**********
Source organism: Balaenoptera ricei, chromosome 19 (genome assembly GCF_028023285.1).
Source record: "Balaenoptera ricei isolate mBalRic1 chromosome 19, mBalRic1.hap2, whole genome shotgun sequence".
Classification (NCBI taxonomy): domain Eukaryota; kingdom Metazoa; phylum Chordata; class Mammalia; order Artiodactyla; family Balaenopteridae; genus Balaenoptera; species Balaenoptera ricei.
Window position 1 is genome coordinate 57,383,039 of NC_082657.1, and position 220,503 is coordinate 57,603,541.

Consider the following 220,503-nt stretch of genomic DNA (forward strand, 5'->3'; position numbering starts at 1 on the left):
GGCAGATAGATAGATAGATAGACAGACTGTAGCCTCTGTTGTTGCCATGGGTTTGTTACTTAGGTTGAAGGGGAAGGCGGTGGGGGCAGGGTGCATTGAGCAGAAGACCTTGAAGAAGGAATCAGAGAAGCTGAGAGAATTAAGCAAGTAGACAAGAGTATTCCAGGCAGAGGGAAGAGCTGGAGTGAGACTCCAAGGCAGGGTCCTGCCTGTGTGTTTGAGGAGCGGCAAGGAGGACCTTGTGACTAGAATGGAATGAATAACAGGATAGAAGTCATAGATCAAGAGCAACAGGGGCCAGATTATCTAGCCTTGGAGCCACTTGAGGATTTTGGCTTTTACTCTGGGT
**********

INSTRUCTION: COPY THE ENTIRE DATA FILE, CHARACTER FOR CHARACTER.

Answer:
Source organism: Balaenoptera ricei, chromosome 19 (genome assembly GCF_028023285.1).
Source record: "Balaenoptera ricei isolate mBalRic1 chromosome 19, mBalRic1.hap2, whole genome shotgun sequence".
Classification (NCBI taxonomy): domain Eukaryota; kingdom Metazoa; phylum Chordata; class Mammalia; order Artiodactyla; family Balaenopteridae; genus Balaenoptera; species Balaenoptera ricei.
Window position 1 is genome coordinate 57,383,039 of NC_082657.1, and position 220,503 is coordinate 57,603,541.

Consider the following 220,503-nt stretch of genomic DNA (forward strand, 5'->3'; position numbering starts at 1 on the left):
GGCAGATAGATAGATAGATAGACAGACTGTAGCCTCTGTTGTTGCCATGGGTTTGTTACTTAGGTTGAAGGGGAAGGCGGTGGGGGCAGGGTGCATTGAGCAGAAGACCTTGAAGAAGGAATCAGAGAAGCTGAGAGAATTAAGCAAGTAGACAAGAGTATTCCAGGCAGAGGGAAGAGCTGGAGTGAGACTCCAAGGCAGGGTCCTGCCTGTGTGTTTGAGGAGCGGCAAGGAGGACCTTGTGACTAGAATGGAATGAATAACAGGATAGAAGTCATAGATCAAGAGCAACAGGGGCCAGATTATCTAGCCTTGGAGCCACTTGAGGATTTTGGCTTTTACTCTGGGT